Pour la Science n°543 – January 2023 – Neurons and algorithms: universal laws of intelligence?
In this issue
Is artificial intelligence getting closer to human intelligence? It is a shortcut to consider performance in a particular game as an indicator of intelligence. Some mathematicians prefer to focus on the dynamics of artificial neural networks that make up artificial intelligences, and are convinced that “there are fundamental mathematical principles underlying intelligent behavior observed on a more symbolic or logical scale. “Laws of intelligence” in the form of mathematical models that relate to both brain activity and artificial networks. Many researchers at the intersection of neuroscience and computer science have set out to find the principles that could form the common algorithmic basis of human and artificial intelligence.
How the Black Death Shaped Our Immunity
The Black Death exerted a very strong selection pressure on the human species, ensuring the selection of a protective gene against this deadly disease. This same gene increases our susceptibility to autoimmune diseases today.
Biodiversity: drivers of decline
Like 15e The United Nations Conference on Biological Diversity (COP15), the protection of ecosystems seems increasingly urgent. How to act effectively? A moment with Nicolas Titeux, co-author of a meta-analysis comparing the relative importance of drivers of global biodiversity loss.
An ocean drowned by retreating glaciers
At the end of the last ice age, melting glaciers would have stimulated volcanic activity, creating a highly oxygen-depleted zone in the Northeast Pacific Ocean.
An unexpected metal in the atmosphere of an ultra-hot exoplanet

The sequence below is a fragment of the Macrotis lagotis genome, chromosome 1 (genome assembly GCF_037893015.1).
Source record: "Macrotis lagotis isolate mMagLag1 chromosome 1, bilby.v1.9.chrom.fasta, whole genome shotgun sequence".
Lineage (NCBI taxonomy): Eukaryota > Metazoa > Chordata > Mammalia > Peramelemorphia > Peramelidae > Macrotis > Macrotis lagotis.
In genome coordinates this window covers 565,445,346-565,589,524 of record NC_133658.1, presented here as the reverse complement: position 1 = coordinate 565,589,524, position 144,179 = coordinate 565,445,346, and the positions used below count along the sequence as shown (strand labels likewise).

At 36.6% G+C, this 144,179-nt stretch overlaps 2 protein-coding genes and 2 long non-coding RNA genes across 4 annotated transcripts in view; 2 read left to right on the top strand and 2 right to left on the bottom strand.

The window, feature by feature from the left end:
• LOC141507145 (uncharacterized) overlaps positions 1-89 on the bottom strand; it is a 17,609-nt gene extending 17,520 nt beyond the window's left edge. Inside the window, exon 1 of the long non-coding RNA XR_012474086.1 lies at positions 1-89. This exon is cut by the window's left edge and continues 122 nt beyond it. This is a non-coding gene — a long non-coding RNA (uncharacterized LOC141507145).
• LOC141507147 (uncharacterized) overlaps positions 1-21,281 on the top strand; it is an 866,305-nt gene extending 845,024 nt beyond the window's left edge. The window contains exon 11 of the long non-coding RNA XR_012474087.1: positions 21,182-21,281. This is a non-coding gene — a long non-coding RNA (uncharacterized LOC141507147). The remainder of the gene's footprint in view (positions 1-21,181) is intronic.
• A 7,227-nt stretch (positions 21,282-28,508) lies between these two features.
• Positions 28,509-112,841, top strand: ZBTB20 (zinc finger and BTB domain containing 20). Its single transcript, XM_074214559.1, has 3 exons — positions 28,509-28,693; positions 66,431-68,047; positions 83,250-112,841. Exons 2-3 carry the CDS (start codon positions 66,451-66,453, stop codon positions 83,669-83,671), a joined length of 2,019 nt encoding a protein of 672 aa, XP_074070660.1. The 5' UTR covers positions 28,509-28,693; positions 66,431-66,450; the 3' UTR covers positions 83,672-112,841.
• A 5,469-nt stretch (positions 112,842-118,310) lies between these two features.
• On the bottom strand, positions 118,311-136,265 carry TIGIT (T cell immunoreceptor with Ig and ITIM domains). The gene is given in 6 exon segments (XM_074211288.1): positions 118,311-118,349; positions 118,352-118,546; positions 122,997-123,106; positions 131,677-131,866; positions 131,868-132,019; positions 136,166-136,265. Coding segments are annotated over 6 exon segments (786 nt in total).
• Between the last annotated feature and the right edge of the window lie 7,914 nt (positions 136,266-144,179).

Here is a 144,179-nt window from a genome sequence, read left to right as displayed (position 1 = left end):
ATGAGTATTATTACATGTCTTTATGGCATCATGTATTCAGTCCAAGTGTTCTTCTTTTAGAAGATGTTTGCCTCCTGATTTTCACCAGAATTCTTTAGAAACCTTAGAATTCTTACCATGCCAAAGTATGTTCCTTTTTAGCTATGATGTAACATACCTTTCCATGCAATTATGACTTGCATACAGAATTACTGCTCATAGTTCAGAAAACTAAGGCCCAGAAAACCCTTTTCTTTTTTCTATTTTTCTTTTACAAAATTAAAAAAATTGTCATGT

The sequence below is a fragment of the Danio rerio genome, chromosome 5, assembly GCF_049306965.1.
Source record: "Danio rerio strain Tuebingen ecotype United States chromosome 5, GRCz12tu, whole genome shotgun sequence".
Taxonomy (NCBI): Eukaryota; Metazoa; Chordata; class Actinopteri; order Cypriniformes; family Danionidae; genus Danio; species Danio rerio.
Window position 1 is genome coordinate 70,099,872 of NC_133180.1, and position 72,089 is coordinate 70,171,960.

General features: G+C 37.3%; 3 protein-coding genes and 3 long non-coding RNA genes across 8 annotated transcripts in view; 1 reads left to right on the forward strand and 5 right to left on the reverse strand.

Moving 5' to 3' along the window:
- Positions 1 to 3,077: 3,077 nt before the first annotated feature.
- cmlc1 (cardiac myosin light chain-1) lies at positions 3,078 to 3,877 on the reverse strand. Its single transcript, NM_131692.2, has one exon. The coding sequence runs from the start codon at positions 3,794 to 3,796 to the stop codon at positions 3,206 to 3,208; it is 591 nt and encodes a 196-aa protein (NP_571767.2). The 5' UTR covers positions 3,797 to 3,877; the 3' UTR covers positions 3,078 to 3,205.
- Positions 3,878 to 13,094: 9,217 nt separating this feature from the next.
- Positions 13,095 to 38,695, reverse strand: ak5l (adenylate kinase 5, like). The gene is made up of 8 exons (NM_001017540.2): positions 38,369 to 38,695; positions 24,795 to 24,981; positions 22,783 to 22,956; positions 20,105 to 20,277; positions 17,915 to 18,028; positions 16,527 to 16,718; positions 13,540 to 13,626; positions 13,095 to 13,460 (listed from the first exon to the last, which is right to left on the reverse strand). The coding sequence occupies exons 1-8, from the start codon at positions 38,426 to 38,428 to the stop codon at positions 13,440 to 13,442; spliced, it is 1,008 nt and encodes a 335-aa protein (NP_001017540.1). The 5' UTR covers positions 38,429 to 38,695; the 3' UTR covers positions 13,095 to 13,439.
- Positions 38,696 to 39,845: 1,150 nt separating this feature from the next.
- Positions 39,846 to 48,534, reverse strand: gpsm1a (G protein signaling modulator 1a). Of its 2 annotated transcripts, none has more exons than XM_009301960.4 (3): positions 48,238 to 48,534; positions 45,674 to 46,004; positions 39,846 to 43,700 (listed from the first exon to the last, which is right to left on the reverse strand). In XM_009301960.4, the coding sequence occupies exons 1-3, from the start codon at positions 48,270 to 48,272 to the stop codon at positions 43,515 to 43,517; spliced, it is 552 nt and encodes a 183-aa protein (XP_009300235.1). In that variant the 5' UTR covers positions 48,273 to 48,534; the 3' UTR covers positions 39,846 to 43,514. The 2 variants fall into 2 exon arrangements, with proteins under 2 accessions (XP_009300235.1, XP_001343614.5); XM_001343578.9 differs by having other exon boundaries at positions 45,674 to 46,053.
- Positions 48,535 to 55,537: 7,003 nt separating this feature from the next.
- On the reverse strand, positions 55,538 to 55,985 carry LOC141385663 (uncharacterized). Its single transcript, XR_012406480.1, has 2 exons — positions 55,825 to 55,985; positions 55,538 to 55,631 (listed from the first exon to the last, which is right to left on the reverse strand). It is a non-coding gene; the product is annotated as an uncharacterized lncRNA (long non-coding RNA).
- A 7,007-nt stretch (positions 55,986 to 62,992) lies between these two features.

Barium is an element 2.5 times heavier than iron. It’s hard to imagine this metal being swirled by winds in an exoplanet’s upper atmosphere. This is what a group of researchers discovered by accident.
Genetics clarifies the composition of Neanderthal clans
Analysis of the genes of eleven individuals from the Chagyrskaya cave in Siberia once again suggests that Neanderthals lived in highly inbred communities of no more than thirty people.
To the written sources of the Basque language
The handwriting “Irulegi’s hand” began to reveal its secrets.
Genetically modified white blood cells to attack tumors
A clinical trial has shown that it is possible to reach solid tumors with genetically adapted immune cells. A pioneer in the development of personalized cellular immunotherapies in oncology.
A synchronized ballet of modeled fireflies
Fireflies of the species Photinus carolinus they all flash together at the same rate. How do they do it? This phenomenon has just been put into Eqs.
The proton anomaly is confirmed
Theory predicts that the proton should deform less and less as the energy used to probe its components increases. But a new experiment shows that the situation may be even more complicated…
Plankton surfs the turbulence
Using a form of perception of water movements, plankton organisms will be able to navigate to reach the surface more quickly.
Will a tiny green alga overturn the origin of the plant kingdom?
An algal fossil dating to the Cambrian 541 million years ago has turned out to be related to green algae previously thought to have appeared 100 million years later. Something to shake the tree of life.
Do we hear when we are unconscious?
By analyzing how the brains of awake or anesthetized mice process sounds, a team discovered the cortical network of conscious auditory perception.
The collective intelligence of the sheep arises from the rotation of the leaders
New modeling shows that a succession of disparate leaders in a flock of sheep creates a collective intelligence that leads to a kind of democratic consensus.